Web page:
The Network Time Protocol (NTP) is a protocol designed purely for the transfer of accurate time around a computer network. The protocol allows network clients to accurately synchronize system time with a precise reference clock. This article describes what a NTP server is, how it operates, and why modern organizations need synchronized network time.
A NTP server is a network device that obtains accurate time information from an external timing reference. Accurate time is maintained internally by the device and provided to any network client that requires it. Any device on a network can synchronize it's internal system time to a NTP server. In this manner whole networks of computer systems can maintain synchronization with an accurate reference.
NTP is a hierarchical protocol. At the highest level is a stratum1 primary reference NTP time server. A stratum 1 server obtains accurate time from an external hardware clock. A stratum 1 server is the most accurate reference, since it synchronizes directly to a prerequisite external source of time. Time servers lower down the hierarchy synchronize to the stratum above and provide consistently less accuracy. However, using a hierarchical system allows multiple time servers to take work away from the most accurate references and results them from becoming swamped with requests for time.
A number of external timing references, or hardware clocks, are available that provide accurate time. The Global Positioning System, GPS, is by far the most popular source of time for external reference clocks. The GPS constellation of satellites each has super-accurate synchronized atomic clocks on board to provide precise timing information. GPS timing information can be received worldwide, provided an antenna can be shown a good view of the sky.
National radio time and frequency broadcasts are also a good source of accurate time. Radio time signals can generally be received by an indoor antenna within the broadcast range of the transmission. A number of broadcasts are available around the world including; MSF (UK), DCF-77 (Germany), WWVB (USA) and JJY (Japan).
Many NTP time servers also contain precision backup reference clocks in order to maintain accurate time during signal outages. A backup reference clock provides extended holdover while external reference clock time is unavailable. A number of backup timing solutions are available, the most accurate, and expensive, being a Rubidium Oscillator. These highly stable oscillators maintain very accurate holdover for extended periods of time.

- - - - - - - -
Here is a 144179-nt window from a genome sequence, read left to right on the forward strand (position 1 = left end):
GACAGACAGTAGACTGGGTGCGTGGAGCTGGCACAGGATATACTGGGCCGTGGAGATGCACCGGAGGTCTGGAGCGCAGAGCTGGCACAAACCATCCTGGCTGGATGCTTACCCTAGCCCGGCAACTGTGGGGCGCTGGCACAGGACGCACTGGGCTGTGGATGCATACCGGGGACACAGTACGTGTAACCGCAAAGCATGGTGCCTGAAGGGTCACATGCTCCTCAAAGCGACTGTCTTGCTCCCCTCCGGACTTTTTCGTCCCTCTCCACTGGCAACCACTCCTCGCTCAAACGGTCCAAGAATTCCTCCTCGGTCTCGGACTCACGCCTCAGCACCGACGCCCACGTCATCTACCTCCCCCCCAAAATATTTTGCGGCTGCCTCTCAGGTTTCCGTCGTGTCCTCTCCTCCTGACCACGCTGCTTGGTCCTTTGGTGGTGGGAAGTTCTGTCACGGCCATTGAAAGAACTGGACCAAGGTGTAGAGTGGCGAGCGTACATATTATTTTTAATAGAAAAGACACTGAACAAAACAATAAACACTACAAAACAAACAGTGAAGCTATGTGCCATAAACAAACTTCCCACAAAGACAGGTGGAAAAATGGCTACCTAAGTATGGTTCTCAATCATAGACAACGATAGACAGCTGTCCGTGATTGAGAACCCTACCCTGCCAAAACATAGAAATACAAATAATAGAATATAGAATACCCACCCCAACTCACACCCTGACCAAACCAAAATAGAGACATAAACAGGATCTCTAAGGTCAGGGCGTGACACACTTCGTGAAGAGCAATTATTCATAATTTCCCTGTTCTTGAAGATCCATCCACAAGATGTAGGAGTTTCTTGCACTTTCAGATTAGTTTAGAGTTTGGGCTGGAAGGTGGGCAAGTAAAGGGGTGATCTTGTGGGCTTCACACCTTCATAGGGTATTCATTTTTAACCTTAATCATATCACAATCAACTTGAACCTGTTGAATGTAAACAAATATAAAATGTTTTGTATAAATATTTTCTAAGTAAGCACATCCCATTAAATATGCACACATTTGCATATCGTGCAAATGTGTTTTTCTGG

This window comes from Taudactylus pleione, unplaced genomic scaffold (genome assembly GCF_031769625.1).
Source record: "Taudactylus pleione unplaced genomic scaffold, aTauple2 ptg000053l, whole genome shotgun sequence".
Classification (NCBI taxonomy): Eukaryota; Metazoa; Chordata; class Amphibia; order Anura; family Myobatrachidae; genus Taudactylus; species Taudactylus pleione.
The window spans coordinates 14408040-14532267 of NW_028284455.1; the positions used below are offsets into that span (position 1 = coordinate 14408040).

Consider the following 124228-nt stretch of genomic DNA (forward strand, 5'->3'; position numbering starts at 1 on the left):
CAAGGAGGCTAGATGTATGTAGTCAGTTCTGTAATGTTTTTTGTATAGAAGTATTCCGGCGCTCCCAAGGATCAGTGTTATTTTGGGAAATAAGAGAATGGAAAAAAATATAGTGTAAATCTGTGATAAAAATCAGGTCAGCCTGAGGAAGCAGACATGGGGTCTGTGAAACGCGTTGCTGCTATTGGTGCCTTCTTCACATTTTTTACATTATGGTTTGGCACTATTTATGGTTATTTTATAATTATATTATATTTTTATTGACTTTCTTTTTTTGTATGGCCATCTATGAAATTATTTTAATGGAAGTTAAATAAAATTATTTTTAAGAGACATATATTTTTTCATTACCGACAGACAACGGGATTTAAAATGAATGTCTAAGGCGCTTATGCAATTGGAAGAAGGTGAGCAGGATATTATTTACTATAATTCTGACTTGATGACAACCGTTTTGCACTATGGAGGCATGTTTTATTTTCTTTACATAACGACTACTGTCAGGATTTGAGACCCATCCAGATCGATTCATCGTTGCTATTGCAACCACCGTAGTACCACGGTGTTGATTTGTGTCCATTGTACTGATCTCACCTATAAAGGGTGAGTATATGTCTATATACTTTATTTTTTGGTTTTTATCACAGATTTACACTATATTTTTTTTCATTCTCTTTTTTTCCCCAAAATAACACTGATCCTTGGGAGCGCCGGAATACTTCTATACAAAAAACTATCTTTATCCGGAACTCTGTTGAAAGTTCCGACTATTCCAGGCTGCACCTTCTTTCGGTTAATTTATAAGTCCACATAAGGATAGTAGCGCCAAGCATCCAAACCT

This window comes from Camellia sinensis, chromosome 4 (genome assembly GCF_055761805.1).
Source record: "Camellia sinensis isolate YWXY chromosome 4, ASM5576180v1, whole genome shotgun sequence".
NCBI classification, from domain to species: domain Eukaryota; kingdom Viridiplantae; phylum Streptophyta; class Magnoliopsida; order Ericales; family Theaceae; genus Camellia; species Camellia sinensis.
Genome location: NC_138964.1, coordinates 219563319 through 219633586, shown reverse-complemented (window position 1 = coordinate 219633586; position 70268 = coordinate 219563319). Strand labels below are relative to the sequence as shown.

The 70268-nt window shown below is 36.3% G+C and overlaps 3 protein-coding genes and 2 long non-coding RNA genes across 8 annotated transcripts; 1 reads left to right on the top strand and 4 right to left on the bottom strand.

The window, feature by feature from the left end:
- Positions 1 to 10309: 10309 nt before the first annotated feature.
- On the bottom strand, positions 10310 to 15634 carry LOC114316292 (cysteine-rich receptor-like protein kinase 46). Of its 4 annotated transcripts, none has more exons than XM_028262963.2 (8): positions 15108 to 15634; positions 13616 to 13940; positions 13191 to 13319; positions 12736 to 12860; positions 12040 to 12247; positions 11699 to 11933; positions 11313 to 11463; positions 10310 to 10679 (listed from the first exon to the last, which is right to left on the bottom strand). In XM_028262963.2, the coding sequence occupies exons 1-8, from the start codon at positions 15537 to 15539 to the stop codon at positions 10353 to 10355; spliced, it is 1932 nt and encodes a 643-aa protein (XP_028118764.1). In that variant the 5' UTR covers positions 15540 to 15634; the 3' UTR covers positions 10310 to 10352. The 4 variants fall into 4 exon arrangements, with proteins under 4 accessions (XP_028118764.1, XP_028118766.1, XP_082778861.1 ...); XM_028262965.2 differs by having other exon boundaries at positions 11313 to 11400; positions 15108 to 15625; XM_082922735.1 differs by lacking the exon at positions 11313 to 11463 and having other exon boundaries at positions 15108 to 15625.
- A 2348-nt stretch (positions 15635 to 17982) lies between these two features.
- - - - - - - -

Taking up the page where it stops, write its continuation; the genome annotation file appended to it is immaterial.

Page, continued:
Good price / performance alternatives are OCXO and TCXO oscillators. An OCXO, Oven-Controlled Crystal Oscillator, is a crystal oscillator that is housed in a very small oven to maintain constant temperature. Since the greatest cause of drift in crystals is temperature variation, OCXO's attempt to minimize drift by maintaining a constant temperature.
TCXO, Temperature-Controlled Crystal Oscillators, work on a similar principle. However, rather than maintain a constant temperature, they speed up or slow down slightly to compensate for any temperature variation. These various oscillators are disciplined by the GPS time signal to provide a very stable time output to maintain holdover during signal outages. This allows networks to remain synchronized when external reference clock synchronization is lost.
Most modern computer operating systems provide integrated NTP client software, which allow synchronization to a time server. LINUX and UNIX operating systems have a freely available GNU public license NTP client available. The Microsoft Windows operating system utilizes the 'Windows Time' service to provide NTP synchronization. Additionally, Novell also provides loadable modules for synchronization of Netware servers.
Many modern computing applications are distributed systems operating across a large number of individual machines. Without synchronization of cooperating devices many problems can arise. Event logging may not provide a true representation of a specified event occurred. Synchronized time is required to ensure time-stamped transactions are generated in the correct order. Many modern computer applications require accurate timestamps for correct operation. NTP is used throughout the Internet to synchronize the network infrastructure. It is also adopted by most organizations to provide an accurate, traceable, source of time for networked computing equipment. NTP is the 'de facto' standard protocol for network time distribution.